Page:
Debunking Gas Myths on the Internet: Which Ones Can Give You More Bang for Your Buck and Which Ones Can Hurt Your Mileage?2 min read
The internet is a great highway of information, and people can learn a lot from the infinitesimal knowledge that is accessible on the web. While the World Wide Web can be a useful learning tool, there also are dubious information circulating on emails, social media, and other outlets. Since time immemorial, gas-saving techniques have been countlessly sent, with some of them doing more harm than good. To break the cycle, we listed some of the most common gas myths and the truth behind them.
Myth: topping off your gas tank allows you to get more out of your usual refill
Some people think that filling their gas tanks to the brim will allow them to get more gas. However, this tip can actually do more harm than good. If you gas up to the point of overfilling your tank, you can seriously damage your tank’s evaporative emission system, the mechanism in your car that collects vaporized gas for maximum fuel efficiency. Furthermore, the pump’s vapor recovery system will collect additional gas you try to pump in a full tank.
Myth: tailgating saves gas
Tailgating, also known as drafting, is the practice of driving closely to a frontward vehicle. People believe that by tailgating, they can extend their liters per kilometer ratio because of reducing the drag to the vehicle. While tailgating can actually help you save gas, it is highly dangerous and may lead to road accidents. Risking yourself and the lives of others isn’t worth the maximum mileage.
Myth: smaller cars have better fuel efficiency
Size matters, or at least smaller size matters for people who believe that smaller cars offer better mileage because they use smaller engines and smaller frames. Unfortunately, this isn’t the case, since what makes a car fuel-efficient is the component under the hood. Not all compact cars are fuel efficient, and not all SUVs are gas grazers. Make sure to check with your car dealer to know the average mileage of your car to know if it’s fuel-efficient.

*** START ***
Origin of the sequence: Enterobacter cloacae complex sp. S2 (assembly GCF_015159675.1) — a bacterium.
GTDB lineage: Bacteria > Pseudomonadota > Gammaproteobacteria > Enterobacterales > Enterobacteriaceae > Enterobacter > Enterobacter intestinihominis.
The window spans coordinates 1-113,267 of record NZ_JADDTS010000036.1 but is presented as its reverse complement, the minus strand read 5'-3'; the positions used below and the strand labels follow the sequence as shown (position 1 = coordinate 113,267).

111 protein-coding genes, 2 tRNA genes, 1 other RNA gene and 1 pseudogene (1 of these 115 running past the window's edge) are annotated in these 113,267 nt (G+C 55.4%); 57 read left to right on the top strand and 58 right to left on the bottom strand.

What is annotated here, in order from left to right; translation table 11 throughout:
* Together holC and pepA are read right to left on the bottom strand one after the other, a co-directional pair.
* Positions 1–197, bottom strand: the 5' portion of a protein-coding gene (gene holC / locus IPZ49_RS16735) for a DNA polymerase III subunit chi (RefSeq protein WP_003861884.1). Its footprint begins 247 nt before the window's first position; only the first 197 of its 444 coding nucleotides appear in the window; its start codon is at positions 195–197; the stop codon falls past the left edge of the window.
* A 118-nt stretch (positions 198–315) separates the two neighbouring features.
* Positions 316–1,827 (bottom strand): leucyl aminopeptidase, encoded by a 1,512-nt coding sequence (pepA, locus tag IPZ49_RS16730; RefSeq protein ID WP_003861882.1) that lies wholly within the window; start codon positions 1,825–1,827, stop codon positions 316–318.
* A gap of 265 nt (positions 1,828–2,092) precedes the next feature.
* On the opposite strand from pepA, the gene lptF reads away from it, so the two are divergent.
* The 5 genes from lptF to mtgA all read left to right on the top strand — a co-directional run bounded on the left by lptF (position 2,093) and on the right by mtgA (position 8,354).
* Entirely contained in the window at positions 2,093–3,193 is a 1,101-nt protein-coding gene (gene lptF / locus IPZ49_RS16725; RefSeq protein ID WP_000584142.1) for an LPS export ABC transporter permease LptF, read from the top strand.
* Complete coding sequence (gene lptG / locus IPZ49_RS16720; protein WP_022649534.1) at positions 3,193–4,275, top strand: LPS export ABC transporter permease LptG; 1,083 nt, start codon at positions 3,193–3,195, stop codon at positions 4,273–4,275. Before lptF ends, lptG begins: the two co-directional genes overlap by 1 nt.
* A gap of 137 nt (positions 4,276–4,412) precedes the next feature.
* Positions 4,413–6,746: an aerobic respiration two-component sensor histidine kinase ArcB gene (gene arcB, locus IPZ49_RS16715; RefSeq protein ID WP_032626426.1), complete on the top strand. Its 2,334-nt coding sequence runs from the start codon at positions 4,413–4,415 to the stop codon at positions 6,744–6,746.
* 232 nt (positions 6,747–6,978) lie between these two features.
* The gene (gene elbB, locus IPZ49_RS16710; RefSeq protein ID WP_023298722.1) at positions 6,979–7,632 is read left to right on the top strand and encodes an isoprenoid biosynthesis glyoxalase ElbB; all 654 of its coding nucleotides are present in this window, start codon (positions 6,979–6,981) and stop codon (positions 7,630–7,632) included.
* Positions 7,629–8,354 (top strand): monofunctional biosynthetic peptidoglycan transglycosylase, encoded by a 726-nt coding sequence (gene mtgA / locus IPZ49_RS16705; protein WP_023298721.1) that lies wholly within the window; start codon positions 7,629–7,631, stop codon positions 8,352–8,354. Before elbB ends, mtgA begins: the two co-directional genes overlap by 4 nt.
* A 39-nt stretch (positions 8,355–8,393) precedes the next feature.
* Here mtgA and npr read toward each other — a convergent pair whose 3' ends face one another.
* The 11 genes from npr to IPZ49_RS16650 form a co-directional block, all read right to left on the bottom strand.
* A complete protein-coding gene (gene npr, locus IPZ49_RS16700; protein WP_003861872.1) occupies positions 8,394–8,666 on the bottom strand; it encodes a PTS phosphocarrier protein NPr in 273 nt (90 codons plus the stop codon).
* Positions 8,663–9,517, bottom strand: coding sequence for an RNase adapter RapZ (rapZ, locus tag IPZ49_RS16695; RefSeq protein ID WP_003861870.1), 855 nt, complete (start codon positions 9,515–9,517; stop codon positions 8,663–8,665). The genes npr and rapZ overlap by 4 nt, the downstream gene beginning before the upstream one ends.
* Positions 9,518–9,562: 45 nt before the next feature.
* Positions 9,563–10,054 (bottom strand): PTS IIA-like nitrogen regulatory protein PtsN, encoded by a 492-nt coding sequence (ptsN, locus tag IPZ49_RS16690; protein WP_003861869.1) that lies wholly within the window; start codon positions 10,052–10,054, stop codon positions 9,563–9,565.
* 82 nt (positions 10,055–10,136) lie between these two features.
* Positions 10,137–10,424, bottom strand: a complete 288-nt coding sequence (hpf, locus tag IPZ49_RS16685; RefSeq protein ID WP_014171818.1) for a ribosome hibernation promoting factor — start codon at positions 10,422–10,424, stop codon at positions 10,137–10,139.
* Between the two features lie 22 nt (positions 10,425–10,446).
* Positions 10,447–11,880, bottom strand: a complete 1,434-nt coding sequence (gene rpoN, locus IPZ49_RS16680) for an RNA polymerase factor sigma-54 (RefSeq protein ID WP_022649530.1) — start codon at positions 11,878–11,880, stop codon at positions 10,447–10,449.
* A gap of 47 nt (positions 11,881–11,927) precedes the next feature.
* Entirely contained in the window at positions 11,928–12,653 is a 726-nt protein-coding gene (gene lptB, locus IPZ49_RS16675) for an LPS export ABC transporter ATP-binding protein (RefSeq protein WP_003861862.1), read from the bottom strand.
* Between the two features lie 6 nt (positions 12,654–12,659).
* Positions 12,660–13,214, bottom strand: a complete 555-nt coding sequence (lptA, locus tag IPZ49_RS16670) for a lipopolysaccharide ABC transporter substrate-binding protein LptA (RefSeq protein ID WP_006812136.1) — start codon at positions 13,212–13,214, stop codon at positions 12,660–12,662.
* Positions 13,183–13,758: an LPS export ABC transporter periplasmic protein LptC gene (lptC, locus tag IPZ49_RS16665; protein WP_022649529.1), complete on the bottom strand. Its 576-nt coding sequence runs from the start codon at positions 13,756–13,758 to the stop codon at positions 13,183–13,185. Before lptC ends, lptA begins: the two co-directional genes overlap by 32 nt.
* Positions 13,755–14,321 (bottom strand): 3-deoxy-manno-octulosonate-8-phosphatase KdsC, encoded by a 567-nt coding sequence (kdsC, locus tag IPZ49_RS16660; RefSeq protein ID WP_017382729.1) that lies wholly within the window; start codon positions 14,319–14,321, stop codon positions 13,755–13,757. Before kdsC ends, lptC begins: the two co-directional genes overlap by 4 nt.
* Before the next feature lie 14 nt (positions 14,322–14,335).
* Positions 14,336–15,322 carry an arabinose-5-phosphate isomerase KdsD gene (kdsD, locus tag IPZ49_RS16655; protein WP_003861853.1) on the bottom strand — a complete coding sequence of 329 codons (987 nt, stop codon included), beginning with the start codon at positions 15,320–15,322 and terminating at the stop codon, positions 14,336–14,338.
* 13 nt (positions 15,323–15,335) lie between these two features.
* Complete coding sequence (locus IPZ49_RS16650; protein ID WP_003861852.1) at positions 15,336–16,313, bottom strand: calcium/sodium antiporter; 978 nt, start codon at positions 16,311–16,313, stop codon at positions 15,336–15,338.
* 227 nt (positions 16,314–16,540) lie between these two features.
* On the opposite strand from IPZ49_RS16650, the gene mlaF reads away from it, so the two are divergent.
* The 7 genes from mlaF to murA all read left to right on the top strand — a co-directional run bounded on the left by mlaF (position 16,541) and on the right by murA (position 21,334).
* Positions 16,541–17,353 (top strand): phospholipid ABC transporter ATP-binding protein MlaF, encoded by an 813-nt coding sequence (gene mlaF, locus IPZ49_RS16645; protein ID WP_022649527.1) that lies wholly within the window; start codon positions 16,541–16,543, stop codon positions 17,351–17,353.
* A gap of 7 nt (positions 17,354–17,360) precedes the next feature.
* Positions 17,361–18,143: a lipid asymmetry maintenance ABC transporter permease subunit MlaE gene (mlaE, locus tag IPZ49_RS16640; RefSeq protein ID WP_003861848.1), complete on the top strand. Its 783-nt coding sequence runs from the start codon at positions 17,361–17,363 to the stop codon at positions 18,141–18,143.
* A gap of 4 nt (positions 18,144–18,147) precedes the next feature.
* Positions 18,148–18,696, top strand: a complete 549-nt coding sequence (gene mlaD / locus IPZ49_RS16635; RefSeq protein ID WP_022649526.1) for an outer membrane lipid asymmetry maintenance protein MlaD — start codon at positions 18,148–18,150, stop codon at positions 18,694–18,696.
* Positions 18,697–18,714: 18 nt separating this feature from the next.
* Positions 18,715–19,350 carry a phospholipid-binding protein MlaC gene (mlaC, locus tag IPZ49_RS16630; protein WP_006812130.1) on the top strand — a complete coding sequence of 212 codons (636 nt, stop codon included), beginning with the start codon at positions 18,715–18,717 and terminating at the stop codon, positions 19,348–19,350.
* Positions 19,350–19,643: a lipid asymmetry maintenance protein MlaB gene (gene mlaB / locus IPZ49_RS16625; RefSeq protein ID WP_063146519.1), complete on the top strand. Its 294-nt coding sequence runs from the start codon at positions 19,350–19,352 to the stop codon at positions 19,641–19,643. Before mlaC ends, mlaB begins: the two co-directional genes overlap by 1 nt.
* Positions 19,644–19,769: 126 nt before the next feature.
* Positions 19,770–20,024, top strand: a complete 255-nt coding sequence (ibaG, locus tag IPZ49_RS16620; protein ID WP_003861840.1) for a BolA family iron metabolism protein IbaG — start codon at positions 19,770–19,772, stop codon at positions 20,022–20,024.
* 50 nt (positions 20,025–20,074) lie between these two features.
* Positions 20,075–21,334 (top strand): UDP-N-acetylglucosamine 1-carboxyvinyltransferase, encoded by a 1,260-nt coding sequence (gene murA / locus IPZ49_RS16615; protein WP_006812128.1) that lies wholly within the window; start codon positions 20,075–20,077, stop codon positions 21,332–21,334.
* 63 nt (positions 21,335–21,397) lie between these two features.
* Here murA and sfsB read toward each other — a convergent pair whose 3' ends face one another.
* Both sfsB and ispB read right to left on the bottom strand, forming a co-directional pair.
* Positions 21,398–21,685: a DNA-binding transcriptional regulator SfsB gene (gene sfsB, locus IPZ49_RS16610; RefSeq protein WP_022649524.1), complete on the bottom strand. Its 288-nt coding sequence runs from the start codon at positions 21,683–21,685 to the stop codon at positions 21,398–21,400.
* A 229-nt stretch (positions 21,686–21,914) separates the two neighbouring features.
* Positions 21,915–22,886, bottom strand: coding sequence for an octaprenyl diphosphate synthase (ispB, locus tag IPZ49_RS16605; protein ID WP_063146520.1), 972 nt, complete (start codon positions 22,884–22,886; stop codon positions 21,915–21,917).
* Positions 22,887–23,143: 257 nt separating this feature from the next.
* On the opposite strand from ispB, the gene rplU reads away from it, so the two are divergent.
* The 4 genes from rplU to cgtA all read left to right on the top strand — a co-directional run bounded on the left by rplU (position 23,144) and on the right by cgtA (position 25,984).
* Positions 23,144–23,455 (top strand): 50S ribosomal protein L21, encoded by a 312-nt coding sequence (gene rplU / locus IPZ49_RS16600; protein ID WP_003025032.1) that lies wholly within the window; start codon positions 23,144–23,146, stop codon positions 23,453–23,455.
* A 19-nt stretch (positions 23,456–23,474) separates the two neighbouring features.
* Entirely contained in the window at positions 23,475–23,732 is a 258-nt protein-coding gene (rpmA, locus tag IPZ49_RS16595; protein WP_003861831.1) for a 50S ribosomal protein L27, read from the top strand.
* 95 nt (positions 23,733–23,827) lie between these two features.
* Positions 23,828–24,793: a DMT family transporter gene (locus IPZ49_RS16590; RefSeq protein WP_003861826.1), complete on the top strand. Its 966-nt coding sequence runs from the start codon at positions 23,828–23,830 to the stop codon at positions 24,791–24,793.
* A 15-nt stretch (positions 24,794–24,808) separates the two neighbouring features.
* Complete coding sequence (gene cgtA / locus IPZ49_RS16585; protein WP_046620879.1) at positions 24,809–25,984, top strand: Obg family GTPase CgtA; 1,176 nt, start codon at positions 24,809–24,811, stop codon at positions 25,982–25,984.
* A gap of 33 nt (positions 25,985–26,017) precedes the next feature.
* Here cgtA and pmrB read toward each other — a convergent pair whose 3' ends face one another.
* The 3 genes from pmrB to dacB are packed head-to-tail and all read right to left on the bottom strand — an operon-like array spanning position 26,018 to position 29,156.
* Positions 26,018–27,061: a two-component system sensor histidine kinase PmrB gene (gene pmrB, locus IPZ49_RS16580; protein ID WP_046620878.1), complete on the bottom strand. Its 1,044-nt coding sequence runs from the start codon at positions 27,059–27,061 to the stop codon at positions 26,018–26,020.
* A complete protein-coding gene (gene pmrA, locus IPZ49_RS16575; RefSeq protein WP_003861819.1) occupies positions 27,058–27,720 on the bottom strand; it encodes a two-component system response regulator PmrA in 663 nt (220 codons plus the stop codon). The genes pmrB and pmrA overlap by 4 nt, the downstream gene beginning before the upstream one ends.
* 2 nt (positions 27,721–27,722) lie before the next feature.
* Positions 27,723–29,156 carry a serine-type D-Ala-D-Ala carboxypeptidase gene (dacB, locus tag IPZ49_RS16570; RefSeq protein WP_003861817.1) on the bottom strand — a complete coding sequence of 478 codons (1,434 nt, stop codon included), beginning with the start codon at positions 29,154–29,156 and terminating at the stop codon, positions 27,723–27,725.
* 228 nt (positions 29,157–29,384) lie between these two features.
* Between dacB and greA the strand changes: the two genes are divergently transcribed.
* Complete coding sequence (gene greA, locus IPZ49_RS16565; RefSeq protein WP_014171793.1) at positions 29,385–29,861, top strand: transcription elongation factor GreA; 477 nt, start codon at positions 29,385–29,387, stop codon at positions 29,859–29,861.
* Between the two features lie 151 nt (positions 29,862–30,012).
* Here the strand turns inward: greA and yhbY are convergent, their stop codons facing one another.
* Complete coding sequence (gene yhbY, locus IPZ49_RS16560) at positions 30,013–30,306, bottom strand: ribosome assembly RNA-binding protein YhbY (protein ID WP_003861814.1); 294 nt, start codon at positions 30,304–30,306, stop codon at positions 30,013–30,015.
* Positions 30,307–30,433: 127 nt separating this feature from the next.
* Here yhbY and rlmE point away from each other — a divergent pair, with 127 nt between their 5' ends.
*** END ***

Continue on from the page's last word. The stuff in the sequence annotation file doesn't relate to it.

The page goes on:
Myth: the older the vehicle is, the lesser its fuel efficiency becomes
One persistent myth about fuel efficiency among vehicles is that older vehicles consume more gas. While it is true that older vehicles are less fuel efficient as compared to newer ones released today, the key to making sure that your car is in great shape is maintenance. Making sure that your engine is always in tip-top shape will extend the life of your vehicle and keep its mileage rating close to a new vehicle’s.
Myth: using premium gasoline even if your car manual doesn’t require you to do so will improve mileage
TV ads of premium gas entice people to purchase premium gasoline instead of regular ones because the former offers better fuel efficiency as well as other perks like engine-cleaning particles and other additives. While premium fuels have higher octane than regular ones, there is no strong connection between higher-octane fuels and better fuel efficiency. Unless recommended by your vehicle’s manual, do not fall for the premium gas shtick.
These are just some of the myths regarding gassing up and fuel efficiency, and you may encounter more along the way. While there are several tips on the web on how to save gas, make sure to do thorough research first and seek the advice of professionals to make sure that you will not do more harm than good to your vehicle.